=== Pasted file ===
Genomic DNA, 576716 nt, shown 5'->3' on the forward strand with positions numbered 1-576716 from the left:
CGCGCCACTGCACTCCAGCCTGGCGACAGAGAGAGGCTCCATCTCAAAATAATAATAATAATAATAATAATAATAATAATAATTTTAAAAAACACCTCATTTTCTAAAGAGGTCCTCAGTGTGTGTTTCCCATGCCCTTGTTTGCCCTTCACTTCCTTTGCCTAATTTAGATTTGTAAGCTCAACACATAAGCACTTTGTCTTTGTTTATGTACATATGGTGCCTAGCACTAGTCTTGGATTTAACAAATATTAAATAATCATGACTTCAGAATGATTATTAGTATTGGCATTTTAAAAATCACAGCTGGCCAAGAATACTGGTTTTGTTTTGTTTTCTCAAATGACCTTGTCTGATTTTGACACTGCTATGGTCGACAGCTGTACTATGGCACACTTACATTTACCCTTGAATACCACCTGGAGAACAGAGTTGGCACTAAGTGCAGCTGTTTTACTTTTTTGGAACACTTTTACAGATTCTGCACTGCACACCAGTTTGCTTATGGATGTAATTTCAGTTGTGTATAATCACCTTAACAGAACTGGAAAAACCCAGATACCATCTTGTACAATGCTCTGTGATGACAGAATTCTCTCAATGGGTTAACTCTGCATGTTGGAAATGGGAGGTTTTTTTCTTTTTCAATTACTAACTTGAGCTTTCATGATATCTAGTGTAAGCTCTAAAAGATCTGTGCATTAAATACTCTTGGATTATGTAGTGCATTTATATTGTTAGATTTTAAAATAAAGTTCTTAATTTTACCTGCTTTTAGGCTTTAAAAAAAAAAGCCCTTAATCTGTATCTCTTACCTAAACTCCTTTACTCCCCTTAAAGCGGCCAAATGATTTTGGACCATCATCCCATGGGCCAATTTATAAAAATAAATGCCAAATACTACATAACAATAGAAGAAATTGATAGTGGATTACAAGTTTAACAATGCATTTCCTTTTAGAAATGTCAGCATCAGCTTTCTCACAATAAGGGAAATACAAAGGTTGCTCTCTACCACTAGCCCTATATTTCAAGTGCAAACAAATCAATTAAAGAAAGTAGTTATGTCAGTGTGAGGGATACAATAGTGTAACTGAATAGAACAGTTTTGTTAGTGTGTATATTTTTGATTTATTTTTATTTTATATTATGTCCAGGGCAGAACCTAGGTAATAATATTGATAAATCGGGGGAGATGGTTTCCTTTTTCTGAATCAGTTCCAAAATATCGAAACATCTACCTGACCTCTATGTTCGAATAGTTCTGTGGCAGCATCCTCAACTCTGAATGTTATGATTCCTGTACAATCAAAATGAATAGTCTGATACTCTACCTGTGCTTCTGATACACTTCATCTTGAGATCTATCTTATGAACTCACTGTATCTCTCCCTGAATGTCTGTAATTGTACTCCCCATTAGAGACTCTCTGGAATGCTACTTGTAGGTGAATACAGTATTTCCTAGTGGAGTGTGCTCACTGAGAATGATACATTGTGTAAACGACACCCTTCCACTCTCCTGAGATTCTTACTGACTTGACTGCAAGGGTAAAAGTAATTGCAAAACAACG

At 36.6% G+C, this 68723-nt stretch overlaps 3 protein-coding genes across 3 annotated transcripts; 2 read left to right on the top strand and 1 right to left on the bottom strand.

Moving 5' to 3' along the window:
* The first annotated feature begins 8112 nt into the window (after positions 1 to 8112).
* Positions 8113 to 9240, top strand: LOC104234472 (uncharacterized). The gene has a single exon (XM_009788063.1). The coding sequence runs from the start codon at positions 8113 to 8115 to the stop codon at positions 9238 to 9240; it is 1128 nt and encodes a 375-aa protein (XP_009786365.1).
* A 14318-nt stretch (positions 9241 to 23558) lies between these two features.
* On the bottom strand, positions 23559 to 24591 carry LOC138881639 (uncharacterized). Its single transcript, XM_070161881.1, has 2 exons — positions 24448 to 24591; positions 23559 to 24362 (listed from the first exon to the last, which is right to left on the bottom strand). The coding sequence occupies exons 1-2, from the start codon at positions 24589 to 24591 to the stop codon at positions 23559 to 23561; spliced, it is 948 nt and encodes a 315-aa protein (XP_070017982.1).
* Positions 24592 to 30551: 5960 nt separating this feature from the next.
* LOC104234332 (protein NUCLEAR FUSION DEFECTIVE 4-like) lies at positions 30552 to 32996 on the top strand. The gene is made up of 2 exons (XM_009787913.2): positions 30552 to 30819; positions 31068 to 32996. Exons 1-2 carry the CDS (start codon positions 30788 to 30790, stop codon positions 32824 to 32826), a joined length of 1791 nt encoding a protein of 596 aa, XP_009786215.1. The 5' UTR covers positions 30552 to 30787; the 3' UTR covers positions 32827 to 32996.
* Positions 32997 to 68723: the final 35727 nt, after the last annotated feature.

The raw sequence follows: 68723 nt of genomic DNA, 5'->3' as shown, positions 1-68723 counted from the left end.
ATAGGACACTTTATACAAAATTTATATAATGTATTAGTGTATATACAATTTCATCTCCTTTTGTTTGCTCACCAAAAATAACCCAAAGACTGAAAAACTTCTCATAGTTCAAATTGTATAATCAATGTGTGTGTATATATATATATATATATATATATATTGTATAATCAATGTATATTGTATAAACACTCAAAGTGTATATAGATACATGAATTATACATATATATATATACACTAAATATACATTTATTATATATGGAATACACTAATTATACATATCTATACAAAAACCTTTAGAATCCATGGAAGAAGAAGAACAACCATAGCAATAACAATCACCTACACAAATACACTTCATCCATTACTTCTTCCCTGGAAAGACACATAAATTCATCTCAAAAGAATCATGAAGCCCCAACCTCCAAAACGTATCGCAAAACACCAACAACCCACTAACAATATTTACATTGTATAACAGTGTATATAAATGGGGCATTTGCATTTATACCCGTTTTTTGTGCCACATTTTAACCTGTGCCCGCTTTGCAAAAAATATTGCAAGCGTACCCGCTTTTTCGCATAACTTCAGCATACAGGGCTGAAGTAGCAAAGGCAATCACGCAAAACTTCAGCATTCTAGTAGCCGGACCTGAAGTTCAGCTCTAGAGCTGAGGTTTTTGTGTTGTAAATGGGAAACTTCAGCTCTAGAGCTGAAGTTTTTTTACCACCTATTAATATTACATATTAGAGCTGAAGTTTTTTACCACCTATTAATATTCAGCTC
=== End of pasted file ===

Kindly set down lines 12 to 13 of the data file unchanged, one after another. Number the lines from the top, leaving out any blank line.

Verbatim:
The raw sequence follows: 68723 nt of genomic DNA, 5'->3' as shown, positions 1-68723 counted from the left end.
ATAGGACACTTTATACAAAATTTATATAATGTATTAGTGTATATACAATTTCATCTCCTTTTGTTTGCTCACCAAAAATAACCCAAAGACTGAAAAACTTCTCATAGTTCAAATTGTATAATCAATGTGTGTGTATATATATATATATATATATATATATTGTATAATCAATGTATATTGTATAAACACTCAAAGTGTATATAGATACATGAATTATACATATATATATATACACTAAATATACATTTATTATATATGGAATACACTAATTATACATATCTATACAAAAACCTTTAGAATCCATGGAAGAAGAAGAACAACCATAGCAATAACAATCACCTACACAAATACACTTCATCCATTACTTCTTCCCTGGAAAGACACATAAATTCATCTCAAAAGAATCATGAAGCCCCAACCTCCAAAACGTATCGCAAAACACCAACAACCCACTAACAATATTTACATTGTATAACAGTGTATATAAATGGGGCATTTGCATTTATACCCGTTTTTTGTGCCACATTTTAACCTGTGCCCGCTTTGCAAAAAATATTGCAAGCGTACCCGCTTTTTCGCATAACTTCAGCATACAGGGCTGAAGTAGCAAAGGCAATCACGCAAAACTTCAGCATTCTAGTAGCCGGACCTGAAGTTCAGCTCTAGAGCTGAGGTTTTTGTGTTGTAAATGGGAAACTTCAGCTCTAGAGCTGAAGTTTTTTTACCACCTATTAATATTACATATTAGAGCTGAAGTTTTTTACCACCTATTAATATTCAGCTC